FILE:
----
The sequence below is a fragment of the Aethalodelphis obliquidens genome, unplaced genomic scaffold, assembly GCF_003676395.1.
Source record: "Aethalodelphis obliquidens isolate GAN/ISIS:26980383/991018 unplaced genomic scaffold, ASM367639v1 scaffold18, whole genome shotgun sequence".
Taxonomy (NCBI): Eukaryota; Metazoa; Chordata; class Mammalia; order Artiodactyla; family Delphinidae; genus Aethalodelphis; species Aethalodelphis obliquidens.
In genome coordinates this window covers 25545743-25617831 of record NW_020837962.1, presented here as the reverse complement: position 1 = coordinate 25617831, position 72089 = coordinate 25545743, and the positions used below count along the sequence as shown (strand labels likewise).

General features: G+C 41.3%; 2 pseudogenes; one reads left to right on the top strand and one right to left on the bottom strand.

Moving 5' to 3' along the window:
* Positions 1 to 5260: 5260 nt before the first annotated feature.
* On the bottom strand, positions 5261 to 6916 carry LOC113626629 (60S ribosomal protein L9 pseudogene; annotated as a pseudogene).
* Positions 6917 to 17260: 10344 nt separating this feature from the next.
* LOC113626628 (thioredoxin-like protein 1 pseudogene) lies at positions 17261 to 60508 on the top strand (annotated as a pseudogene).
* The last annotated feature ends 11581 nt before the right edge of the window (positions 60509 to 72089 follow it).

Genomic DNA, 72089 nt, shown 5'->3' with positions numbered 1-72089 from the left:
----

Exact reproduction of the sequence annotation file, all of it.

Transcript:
The sequence below is a fragment of the Aethalodelphis obliquidens genome, unplaced genomic scaffold, assembly GCF_003676395.1.
Source record: "Aethalodelphis obliquidens isolate GAN/ISIS:26980383/991018 unplaced genomic scaffold, ASM367639v1 scaffold18, whole genome shotgun sequence".
Taxonomy (NCBI): Eukaryota; Metazoa; Chordata; class Mammalia; order Artiodactyla; family Delphinidae; genus Aethalodelphis; species Aethalodelphis obliquidens.
In genome coordinates this window covers 25545743-25617831 of record NW_020837962.1, presented here as the reverse complement: position 1 = coordinate 25617831, position 72089 = coordinate 25545743, and the positions used below count along the sequence as shown (strand labels likewise).

General features: G+C 41.3%; 2 pseudogenes; one reads left to right on the top strand and one right to left on the bottom strand.

Moving 5' to 3' along the window:
* Positions 1 to 5260: 5260 nt before the first annotated feature.
* On the bottom strand, positions 5261 to 6916 carry LOC113626629 (60S ribosomal protein L9 pseudogene; annotated as a pseudogene).
* Positions 6917 to 17260: 10344 nt separating this feature from the next.
* LOC113626628 (thioredoxin-like protein 1 pseudogene) lies at positions 17261 to 60508 on the top strand (annotated as a pseudogene).
* The last annotated feature ends 11581 nt before the right edge of the window (positions 60509 to 72089 follow it).

Genomic DNA, 72089 nt, shown 5'->3' with positions numbered 1-72089 from the left: